[T]he search of the passenger compartment of an automobile, limited to those areas in which a weapon may be placed or hidden, is permissible if the police officer possesses a reasonable belief based on "specific and articulable facts which, taken together with the rational inferences from those facts, reasonably warrant" the officer in believing that the suspect is dangerous and the suspect may gain immediate control of weapons.
    (Citations and footnote omitted; emphasis supplied.) Michigan v. Long, 463 U. S. 1032, 1049 (103 SC 3469, 77 LE2d 1201) (1983).(fn2)
    Georgia decisions agree that in order to justify a search of a vehicle for weapons, some conduct on the part of the occupants such as furtive movements or other indications of danger to the officer must be shown, and the officer must have an "objectively reasonable" belief that the occupants of a vehicle are "potentially dangerous." Silva v. State, 278 Ga. 506, 508 (604 SE2d 171) (2004) (driver leaned under seat as if to conceal weapon and drove recklessly while in that position, then offered implausible explanation for his conduct.) Here, no evidence was presented of furtive movements or danger; in fact, the officer candidly acknowledged that the search was merely his standard procedure because any firearm might be stolen. On its face, as noted by Jones, this policy justifies the search of any vehicle occupied by hunters or sport shooters with their firearms, or any pickup truck with a rifle or shotgun on the rear window rack. This is precisely the danger of "carte blanche authority to `secure' all weapons during a routine traffic stop," noted by the special concurrence in Megesi, supra, 277 Ga. App. at 860.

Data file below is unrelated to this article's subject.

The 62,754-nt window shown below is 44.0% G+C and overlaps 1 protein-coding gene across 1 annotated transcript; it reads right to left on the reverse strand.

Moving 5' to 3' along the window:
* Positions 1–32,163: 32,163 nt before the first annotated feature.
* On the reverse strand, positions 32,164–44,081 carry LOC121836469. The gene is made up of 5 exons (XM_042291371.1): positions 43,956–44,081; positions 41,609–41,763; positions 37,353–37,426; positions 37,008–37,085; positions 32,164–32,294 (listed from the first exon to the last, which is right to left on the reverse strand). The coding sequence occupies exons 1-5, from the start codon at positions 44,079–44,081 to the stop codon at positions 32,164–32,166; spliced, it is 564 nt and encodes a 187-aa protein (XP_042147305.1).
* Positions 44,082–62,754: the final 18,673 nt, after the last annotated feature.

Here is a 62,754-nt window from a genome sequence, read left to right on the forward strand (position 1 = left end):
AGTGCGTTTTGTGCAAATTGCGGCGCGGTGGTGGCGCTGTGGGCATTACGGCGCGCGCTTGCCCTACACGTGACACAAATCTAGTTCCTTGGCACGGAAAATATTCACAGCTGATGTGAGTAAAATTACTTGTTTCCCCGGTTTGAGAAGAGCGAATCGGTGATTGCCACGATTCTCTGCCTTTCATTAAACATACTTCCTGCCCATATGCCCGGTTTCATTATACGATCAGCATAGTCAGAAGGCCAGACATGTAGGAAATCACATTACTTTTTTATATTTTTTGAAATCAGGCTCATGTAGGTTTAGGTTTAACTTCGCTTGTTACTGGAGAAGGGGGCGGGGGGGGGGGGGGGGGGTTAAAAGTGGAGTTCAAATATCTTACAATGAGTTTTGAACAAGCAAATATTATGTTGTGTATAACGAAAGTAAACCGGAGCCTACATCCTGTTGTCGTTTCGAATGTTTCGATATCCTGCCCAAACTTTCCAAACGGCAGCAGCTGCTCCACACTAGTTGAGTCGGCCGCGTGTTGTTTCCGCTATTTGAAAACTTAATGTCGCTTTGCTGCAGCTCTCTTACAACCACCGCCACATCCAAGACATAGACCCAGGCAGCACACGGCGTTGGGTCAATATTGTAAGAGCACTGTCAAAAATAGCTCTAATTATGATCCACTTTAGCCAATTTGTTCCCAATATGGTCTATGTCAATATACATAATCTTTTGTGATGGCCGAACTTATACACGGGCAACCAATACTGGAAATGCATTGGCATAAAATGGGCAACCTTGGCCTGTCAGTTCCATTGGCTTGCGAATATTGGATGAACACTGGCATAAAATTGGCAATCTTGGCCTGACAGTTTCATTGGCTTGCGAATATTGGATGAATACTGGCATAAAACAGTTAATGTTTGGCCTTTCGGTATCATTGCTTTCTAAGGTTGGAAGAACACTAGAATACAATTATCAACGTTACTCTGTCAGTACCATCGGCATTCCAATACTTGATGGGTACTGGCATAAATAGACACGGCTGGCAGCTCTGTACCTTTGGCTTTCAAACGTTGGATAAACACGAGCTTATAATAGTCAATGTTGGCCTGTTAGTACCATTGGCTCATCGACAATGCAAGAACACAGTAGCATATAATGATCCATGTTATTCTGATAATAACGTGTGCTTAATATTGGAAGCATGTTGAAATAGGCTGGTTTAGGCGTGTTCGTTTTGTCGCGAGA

The State also argues that Jones consented to the seizure of his rifle. But "[i]t is well settled that acquiescence cannot substitute for free consent. [Cits.]" Corley v. State, 236 Ga. App. 302, 306-307 (1) (b) (512 SE2d 41) (1999). Accordingly, we conclude that the trial court properly granted Jones's motion to suppress.
    Judgment affirmed.
    Barnes, C. J., and Miller, J., concur.

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    That case may not be all that earth shattering in other jurisdictions (it is the current state of Fourth Amendment law, after all), but it was a big deal here in Georgia because of the previous case, Megesi (mentioned in the opinion) that gave carte blanch authority to police officers to seize weapons.